Obama and Romney to address immigration in TV debate?

President Barack Obama and Mitt Romney, the Republican candidate for the presidency at the November 6th US presidential election, will contest the second presidential debate tonight (16th October 2012) in New York at Hofstra University. They will be questioned by the audience which will comprise undecided voters. It seems likely that there will be questions about immigration policy.

In the first debate between Obama and Romney and in the vice presidential debate between Vice President Joe Biden and the Republican vice-presidential nominee Paul Ryan, questions about immigration have been conspicuous by their absence.

However, it seems likely that it will be addressed this time. Immigration is likely to be an important factor in several key marginal states. A recent poll, conducted early in October by the Pew Hispanic Center, showed that the percentage of Hispanic Americans who support the Democratic Party has risen from 45% in 2011 to 61% in October 2012. This follows the Republican's contest to select their presidential candidate when all candidates strove to outdo each other in talking tough on immigration.

The Pew poll also showed that immigration is an important issue to one third of Hispanic American registered voters because it affected them personally. Many Hispanic voters are more likely to support the Democrats because of President Obama's support for the DREAM Act, which would grant permanent residency to illegal US residents who were brought to the US as children provided that they fulfilled certain criteria;
• They have lived in the US for five years before applying for residency
• Have no criminal record
• Have completed High School and are either
o Serving in the military
o Attending college

President Obama has already introduced the Deferred Action on Childhood Arrivals program by Presidential Order. This program allows people who would qualify for permanent residency under the DREAM Act to apply for a permit granting them immunity from deportation proceedings for two years. So far, 4,500 deferral permits have been issued under the DACA program.

Mr Romney has said that he will cancel the program if elected though, at the first debate, he said that he would honour the permits already purchased under the DACA program.

President Obama has said that he will do his best to make the DREAM Act law if he is re-elected whereas Mr Romney has said that, if Congress passes the DREAM Act while he is president, he will veto the Act and prevent it becoming law.

Mr Romney says that he supports reform of the immigration system to make it simpler so that prospective immigrants will find it clearer. He has also supported the controversial laws such as Senate Bill 1070 introduced in Arizona. This law brings in provisions which aim to make life as difficult as possible for illegal immigrants such as preventing them from working or renting property or attending state colleges. It is hoped that, they will then 'self-deport'.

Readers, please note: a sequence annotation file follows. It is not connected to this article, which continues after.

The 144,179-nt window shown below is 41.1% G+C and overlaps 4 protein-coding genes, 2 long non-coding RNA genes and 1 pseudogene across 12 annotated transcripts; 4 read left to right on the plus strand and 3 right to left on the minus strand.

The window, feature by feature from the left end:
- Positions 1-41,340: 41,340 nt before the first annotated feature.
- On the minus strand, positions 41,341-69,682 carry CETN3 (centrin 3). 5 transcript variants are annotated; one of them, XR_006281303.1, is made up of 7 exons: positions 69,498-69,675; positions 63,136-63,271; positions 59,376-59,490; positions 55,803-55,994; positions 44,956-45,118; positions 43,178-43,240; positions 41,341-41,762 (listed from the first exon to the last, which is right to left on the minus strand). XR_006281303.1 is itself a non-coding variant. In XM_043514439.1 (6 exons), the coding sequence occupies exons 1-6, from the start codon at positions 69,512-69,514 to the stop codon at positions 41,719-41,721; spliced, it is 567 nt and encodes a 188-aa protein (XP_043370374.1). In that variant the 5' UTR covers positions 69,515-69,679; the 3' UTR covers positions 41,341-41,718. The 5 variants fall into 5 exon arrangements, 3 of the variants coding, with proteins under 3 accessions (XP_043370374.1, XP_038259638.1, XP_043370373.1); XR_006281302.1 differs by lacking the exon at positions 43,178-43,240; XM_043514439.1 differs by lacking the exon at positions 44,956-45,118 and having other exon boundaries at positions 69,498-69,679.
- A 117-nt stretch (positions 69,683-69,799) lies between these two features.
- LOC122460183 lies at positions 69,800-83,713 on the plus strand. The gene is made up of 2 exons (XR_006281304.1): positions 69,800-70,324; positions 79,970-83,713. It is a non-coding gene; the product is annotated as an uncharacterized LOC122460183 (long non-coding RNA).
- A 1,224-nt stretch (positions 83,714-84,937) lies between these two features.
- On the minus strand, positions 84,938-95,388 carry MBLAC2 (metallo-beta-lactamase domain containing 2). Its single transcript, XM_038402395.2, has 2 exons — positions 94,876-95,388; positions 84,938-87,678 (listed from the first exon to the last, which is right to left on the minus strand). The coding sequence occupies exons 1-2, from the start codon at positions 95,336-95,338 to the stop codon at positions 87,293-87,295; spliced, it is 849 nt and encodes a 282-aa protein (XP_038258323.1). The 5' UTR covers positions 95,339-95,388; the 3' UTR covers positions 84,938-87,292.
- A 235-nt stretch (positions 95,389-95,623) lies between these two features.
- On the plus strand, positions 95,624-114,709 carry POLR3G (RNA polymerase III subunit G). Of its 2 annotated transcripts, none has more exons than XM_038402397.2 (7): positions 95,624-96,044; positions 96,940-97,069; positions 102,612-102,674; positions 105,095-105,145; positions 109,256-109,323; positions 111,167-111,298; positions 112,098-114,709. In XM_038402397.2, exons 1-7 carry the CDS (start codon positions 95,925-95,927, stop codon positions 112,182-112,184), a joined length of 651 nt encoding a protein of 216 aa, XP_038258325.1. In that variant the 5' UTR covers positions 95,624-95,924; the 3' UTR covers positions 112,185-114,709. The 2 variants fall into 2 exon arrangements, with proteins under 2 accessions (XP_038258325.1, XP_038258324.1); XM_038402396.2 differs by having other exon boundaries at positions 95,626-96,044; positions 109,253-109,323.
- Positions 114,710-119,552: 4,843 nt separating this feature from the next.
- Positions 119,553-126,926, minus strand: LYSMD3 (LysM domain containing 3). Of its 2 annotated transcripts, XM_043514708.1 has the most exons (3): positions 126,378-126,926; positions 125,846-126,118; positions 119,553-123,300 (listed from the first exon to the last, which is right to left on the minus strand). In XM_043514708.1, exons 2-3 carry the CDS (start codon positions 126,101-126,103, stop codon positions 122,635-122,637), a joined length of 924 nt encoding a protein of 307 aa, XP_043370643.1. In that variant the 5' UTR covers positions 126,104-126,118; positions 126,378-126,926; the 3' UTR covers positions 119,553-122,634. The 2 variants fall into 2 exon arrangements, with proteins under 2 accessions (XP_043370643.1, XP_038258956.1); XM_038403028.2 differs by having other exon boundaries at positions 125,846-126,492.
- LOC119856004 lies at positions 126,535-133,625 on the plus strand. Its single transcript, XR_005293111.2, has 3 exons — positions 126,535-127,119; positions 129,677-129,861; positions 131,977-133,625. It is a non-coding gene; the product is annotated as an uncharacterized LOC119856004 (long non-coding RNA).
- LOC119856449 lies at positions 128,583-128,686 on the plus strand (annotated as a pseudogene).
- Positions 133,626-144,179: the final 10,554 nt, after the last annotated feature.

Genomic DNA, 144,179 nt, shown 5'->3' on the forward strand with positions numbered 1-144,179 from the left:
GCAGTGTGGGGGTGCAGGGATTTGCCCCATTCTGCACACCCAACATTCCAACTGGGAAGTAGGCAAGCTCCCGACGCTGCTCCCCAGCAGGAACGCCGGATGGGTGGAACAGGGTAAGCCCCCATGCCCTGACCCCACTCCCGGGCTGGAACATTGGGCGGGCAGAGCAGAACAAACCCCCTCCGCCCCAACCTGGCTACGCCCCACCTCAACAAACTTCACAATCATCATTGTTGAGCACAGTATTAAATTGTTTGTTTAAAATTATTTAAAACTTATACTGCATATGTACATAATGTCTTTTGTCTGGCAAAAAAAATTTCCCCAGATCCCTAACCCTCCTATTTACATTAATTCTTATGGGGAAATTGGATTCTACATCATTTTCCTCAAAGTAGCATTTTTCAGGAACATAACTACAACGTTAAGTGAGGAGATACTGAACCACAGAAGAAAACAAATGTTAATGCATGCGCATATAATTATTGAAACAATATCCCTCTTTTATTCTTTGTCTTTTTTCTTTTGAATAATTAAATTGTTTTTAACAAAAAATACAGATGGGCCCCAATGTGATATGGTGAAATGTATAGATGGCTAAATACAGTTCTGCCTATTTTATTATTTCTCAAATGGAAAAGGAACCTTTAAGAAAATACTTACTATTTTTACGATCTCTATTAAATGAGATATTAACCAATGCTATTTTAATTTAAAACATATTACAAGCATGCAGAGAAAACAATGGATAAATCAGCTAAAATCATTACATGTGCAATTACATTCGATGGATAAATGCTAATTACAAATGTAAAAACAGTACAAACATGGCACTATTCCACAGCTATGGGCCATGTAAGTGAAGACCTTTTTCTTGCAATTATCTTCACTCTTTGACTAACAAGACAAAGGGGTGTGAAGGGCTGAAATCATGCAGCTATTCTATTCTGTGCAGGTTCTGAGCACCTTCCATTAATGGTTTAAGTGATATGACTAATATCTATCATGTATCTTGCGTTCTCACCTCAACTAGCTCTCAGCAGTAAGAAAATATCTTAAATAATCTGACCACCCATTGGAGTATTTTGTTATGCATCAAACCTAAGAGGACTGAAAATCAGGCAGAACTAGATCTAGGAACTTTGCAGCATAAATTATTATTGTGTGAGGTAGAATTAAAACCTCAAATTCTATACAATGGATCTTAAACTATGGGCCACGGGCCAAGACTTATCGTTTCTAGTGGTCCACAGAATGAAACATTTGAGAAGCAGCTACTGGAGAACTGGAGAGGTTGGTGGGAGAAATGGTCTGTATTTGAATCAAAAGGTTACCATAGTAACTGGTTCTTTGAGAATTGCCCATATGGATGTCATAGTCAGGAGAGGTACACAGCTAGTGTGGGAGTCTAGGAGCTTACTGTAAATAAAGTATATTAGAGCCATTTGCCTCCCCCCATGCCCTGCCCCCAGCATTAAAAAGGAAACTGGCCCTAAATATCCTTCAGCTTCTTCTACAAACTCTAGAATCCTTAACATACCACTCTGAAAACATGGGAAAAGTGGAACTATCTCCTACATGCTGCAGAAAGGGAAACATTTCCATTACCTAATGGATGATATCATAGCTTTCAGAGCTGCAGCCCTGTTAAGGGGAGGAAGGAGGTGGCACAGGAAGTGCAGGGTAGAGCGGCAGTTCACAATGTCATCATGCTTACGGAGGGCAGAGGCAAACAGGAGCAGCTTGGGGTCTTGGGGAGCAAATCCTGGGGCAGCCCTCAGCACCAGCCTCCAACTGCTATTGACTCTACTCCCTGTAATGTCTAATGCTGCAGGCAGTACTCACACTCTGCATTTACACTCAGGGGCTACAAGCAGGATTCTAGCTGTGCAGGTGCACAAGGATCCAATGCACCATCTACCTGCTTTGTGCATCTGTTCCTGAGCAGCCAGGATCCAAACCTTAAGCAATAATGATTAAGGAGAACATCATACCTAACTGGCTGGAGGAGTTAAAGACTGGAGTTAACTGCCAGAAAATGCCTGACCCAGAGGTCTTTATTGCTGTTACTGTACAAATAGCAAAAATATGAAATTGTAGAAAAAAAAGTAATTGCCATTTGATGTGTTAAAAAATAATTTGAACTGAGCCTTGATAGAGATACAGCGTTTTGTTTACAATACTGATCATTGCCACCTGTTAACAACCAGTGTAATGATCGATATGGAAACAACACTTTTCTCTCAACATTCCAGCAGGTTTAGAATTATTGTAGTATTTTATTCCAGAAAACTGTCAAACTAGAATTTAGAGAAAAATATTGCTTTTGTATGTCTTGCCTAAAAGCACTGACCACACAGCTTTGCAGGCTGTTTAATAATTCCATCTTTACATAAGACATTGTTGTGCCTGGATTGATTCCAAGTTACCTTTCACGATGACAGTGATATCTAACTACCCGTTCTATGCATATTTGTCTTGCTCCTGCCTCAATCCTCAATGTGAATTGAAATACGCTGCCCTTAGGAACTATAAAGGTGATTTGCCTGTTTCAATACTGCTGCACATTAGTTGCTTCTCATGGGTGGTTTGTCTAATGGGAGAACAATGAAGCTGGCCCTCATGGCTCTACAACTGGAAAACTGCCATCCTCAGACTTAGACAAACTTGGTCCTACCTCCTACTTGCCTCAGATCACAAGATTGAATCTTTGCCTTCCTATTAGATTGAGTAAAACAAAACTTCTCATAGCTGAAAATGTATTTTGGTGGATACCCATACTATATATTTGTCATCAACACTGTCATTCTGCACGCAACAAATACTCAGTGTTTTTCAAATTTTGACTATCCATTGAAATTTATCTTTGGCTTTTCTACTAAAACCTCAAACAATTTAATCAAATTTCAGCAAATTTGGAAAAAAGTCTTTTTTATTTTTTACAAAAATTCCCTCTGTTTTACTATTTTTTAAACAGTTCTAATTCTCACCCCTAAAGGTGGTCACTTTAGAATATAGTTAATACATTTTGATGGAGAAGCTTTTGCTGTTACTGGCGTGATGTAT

12.9% of the US population; around 40m people, are immigrants from Latin America or Asia. While Hispanic US citizens are strongly behind the Democrats, with Asian Americans the picture is less clear-cut. The latest National Asian American Survey shows that 43% of Asian Americans support the Democrats while only 24% support the Republicans. However, it seems that, for Asian Americans, immigration is not an issue that will influence their decisions to vote. For Asian Americans, as for many Hispanics and Americans as a whole, the economy is the main issue along with education, jobs and healthcare.

Hitherto, the Democrats have been, broadly speaking, in favour of immigration reform and the Republicans have been opposed. However, there are some signs of change. At a conference held in Indianapolis on 12th October 2012, representatives from churches, law enforcement and business met to discuss immigration. They were, on the whole, right-wing. The keynote speech was given by Grover Norquist, President of Americans for Tax Reform. Norquist has been described by national current affairs show 60 minutes as having 'been responsible, more than anyone else, for rewriting the dogma of the Republican Party'.

Mr Norquist told the First Midwest Summit on Immigration, 'Immigration is the most important thing to focus on if you're concerned about America as an economic power. Not only is it good policy to have dramatically more immigrants in the US than we do today and a path towards citizenship] for those who are here, it is also good politics. In fact, restrictionist policies are bad electoral policies.'

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